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Yesterday Simon played in two soccer games. His team won the first game 2-0 and lost the second 0-10. Can you guess which performance I was the proudest of?

If you guessed the epic beat-down, you are correct. Here’s what happened: Simon’s full roster showed up for the first game, played hard, and pulled off a solid victory over a well matched team from southern Indiana. The boys were so excited and proud!

Ten minutes later, a second LSA (Louisville Soccer Alliance, Simon’s club) team was due to play a team from Mockingbird Sports Complex (the outdoor, competitive version of where Simon plays indoors). With only five minutes to go before the game was set to begin, a group of us realized that Coach Duke was sitting on the sidelines with just 2 other boys. Where was our team? We needed four more to field a team and more than that to have any hope of substitutions.

And so, 4 out of 6 families still on the field patted their sons on the back, handed them back their water, and sent them over to play their second game of the morning with no rest and no lunch in between (it was noon by now). They were all running on empty, but it was the right thing to do for the club and the league.

So of course the Mockingbird team had to be their oldest, fastest, and best crew. All but one of their kids looked to be nine already; we fielded two 7-year-olds playing up. Their kids were fresh; our kids had heavy legs. Their team was one that frequently plays up in the U-10 division; we had a tired, second-string group out there.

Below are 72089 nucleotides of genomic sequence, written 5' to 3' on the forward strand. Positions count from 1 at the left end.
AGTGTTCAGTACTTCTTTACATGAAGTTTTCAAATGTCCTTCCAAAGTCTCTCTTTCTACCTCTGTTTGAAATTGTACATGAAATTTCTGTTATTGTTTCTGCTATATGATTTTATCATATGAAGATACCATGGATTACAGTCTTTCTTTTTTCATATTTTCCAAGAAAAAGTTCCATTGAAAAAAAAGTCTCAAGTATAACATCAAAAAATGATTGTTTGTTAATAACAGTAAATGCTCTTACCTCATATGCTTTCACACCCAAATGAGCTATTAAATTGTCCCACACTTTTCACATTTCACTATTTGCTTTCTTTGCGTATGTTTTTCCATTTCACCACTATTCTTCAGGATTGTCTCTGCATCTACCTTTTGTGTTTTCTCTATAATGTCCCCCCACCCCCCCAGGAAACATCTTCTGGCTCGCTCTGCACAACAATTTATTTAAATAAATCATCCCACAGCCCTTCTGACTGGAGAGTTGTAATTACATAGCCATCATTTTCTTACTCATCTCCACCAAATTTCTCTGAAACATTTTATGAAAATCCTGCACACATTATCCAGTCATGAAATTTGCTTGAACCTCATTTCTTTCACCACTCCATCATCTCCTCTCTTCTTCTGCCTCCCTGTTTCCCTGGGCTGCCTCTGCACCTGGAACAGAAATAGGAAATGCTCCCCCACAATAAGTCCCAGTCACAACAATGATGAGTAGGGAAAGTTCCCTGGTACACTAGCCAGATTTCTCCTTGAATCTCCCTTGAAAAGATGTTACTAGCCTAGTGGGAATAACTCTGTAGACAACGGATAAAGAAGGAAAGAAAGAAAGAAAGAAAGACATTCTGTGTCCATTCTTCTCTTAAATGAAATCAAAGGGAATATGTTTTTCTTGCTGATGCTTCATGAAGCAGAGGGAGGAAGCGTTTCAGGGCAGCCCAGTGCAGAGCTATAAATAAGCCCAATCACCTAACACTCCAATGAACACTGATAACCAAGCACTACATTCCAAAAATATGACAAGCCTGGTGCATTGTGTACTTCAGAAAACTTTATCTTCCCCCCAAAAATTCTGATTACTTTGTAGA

Basically, they were older than us, taller than us, faster than us, and better than us. Even their uniforms were sharper. It was like watching a college team play against Real Madrid. They scored three times in the opening 5 minutes before their coach put restrictions on the players to keep the score at 10-0 instead of, say, 50-0. It was one for the history books.

We parents were all overjoyed when the final whistle blew. The boys from the first game were exhausted, walking slowly on heavy legs and red faced from heat and exhaustion. Simon was near tears and limping slightly. What a way to snatch defeat from the jaws of victory.

But the other way to look at this, and the thing we all told the boys, was that regardless of the scoreline, they should be proud of themselves for doing the right thing and giving it their all. There’s no shame in losing to a better team, especially when you already played (and won!) your scheduled game. Coach Duke told the boys to keep their heads up, have fun, and play the game they love the best they could. The LSA parents talked about how we were all proud of them for making sure our club didn’t forfeit a game and for not having the Mockingbird team show up for naught. To their immense credit, the Mockingbird coach and parents put restrictions on the boys and offered only the most muted of goal celebrations.

I think we all demonstrated good sportsmanship. And at least half of us took our kids out for ice cream—and whatever else they wanted—after the beat-down. The only negative feelings I’m left with are those for the parents who blew off a game without alerting the coach.

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